A Beginner's Guide to Miles and Points
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If you think that racking up enough airline miles, hotel points, and credit card rewards to travel around the world at dramatically reduced prices is a treat reserved for full-time road warriors and the wealthy, you would be wrong.
Traveling the world on reward points is for middle class working families, retirees, stay-at-home moms, leisure travelers, and lots of people in between. In other words, a world of very affordable, luxurious, and attainable travel is waiting for folks like you and me!
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I know this because I have been traveling with my family using miles and points for years. Sometimes it is in first class lie-flat beds across the Atlantic, sometimes it is in five star hotel suites, and sometimes it is more budget carriers like Southwest or Spirit Airlines, but it can all be done using miles and points that can be earned doing everyday things. (See also: Secrets From Frugal Frequent Travelers)
The world of miles and points can seem a bit overwhelming at first given all of the earning and redemption options, but don't let that stop you from getting started. I'll help you break down a few easy and straightforward steps to your new hobby that can literally put the world at your feet.
1. Think About Your Travel Goals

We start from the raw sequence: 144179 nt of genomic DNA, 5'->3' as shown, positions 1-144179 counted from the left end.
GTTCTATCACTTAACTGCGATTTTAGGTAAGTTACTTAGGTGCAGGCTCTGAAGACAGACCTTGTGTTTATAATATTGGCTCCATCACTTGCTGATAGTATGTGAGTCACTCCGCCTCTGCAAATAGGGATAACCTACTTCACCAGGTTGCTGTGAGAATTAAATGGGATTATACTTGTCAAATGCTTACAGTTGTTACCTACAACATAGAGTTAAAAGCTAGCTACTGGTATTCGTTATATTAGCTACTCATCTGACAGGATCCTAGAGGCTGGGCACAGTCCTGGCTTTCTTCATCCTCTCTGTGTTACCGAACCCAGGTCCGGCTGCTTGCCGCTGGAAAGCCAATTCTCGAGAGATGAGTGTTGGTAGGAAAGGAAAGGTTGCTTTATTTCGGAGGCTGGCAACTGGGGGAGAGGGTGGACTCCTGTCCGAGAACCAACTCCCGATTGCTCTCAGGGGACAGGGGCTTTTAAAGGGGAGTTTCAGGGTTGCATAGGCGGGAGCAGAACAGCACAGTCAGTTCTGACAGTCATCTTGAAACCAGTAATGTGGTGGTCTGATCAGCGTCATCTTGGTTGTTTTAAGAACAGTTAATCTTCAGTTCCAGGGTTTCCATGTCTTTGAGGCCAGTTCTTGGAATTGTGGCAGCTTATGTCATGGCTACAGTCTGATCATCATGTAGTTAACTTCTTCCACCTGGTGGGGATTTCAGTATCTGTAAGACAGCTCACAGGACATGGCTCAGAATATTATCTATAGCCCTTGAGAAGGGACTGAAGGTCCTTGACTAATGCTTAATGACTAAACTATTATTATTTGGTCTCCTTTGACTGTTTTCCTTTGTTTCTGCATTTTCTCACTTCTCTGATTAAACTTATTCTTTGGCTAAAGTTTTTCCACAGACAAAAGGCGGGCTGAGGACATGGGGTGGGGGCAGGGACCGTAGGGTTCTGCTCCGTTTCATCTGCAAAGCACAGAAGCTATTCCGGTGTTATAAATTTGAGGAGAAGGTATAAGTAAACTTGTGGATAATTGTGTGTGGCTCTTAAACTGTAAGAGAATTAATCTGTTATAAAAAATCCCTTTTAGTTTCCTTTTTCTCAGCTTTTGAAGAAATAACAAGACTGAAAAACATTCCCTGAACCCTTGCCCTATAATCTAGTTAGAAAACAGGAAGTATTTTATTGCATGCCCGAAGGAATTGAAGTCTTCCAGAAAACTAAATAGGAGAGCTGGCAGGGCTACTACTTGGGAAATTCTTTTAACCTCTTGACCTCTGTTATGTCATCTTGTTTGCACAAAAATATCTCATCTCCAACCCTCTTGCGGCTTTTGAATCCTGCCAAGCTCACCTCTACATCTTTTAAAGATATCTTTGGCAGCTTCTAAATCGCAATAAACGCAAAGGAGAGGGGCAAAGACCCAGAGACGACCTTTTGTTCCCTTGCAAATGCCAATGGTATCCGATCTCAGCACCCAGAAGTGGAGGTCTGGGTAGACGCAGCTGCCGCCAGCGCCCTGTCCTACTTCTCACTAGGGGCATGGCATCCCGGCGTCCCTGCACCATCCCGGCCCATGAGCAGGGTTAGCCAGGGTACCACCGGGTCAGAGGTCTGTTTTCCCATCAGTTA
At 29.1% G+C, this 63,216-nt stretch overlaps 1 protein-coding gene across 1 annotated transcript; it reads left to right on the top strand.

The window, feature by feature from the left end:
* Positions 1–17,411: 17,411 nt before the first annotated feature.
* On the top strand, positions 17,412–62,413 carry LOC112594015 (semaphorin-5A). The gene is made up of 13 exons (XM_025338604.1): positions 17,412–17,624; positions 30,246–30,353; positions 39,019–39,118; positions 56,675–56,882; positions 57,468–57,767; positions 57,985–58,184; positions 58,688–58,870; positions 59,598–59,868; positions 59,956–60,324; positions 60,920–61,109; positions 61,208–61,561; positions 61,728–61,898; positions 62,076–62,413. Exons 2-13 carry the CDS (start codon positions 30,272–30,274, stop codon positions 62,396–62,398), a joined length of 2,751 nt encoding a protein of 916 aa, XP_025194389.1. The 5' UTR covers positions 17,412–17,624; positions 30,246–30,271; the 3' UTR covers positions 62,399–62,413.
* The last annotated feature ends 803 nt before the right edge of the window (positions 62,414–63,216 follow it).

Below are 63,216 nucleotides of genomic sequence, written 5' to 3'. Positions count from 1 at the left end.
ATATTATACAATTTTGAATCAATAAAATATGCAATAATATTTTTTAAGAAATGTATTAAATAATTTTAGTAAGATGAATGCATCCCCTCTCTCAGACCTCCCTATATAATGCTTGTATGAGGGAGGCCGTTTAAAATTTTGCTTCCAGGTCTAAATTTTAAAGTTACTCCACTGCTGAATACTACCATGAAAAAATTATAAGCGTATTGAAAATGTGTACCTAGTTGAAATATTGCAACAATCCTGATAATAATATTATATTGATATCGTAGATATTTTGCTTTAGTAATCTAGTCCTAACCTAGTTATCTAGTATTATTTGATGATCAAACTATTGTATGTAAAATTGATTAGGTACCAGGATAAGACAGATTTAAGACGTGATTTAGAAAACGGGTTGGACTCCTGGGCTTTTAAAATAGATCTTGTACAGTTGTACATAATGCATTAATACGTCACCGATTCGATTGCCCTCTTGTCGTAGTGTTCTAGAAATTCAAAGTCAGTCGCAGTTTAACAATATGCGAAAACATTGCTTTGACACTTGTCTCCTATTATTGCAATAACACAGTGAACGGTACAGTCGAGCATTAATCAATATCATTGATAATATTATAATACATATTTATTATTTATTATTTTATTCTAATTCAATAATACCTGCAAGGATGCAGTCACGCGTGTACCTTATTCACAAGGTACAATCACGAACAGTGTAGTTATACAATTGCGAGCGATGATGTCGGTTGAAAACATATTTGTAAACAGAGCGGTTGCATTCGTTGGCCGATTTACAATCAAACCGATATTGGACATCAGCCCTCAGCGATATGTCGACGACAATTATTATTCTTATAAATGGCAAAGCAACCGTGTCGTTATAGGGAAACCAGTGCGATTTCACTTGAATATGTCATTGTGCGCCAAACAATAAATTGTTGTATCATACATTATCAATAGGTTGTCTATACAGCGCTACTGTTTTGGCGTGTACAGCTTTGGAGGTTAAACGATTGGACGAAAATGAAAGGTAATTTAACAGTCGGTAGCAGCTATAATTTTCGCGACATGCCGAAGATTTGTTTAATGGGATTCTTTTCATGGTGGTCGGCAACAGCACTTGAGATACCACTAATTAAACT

Any good endeavor starts with a good goal, so think about where you would travel if money weren't holding you back. This may be taking the family to Disney World, taking your spouse to Hawaii, or heading by train across Europe. There are no limits to where miles and points can take you, so dream big. It will be much easier to know what type of miles or points to earn in the beginning, if they are being earned with a specific trip in mind. Plan your future dream vacation, and see it manifest. (See also: Frugal Family Vacations)
2. Research Your Dream Destination
In order to know what type of hotel points or airline miles to earn at the beginning, you need to know which type will help you get where you want to be. Find out what hotels and airlines serve the city (or cities) you want to visit, and then see which ones look like they would be your top choices. If you aren't sure where to start, Wikitravel.org is a great resource to discover the basics.
While you can use some types of credit card points essentially as cash to pay for any type of travel expense you want, it can be easiest to begin your miles and points journey by looking at chain hotels like Hyatt, Starwood, or IHG Rewards since you will have the most points earning opportunities to get "free" nights at those types of hotels.
3. Check Your Credit Score and Review Credit Reports
Now that you have narrowed down where you want to go, it is time to get down to business.
There's no denying the fact that the quickest and easiest way to rack up tons of miles and points is by obtaining rewards credit cards.
This is something that I do in moderation, and it has been insanely lucrative for my family. However, before you decide if that route is for you, it is important to get a handle on your credit situation.
You can obtain one free credit report from each of the three credit bureaus annually from annualcreditreport.com. I also strongly recommend getting an idea about the range into which your credit score falls. You can get an estimate of your score free from sites like Credit Karma or Credit Sesame. There is no "magic number," but if your credit score isn't at least 700, I would not recommend applying for rewards credit cards until you can bring your credit score up. (See also: How to Rebuild Your Credit)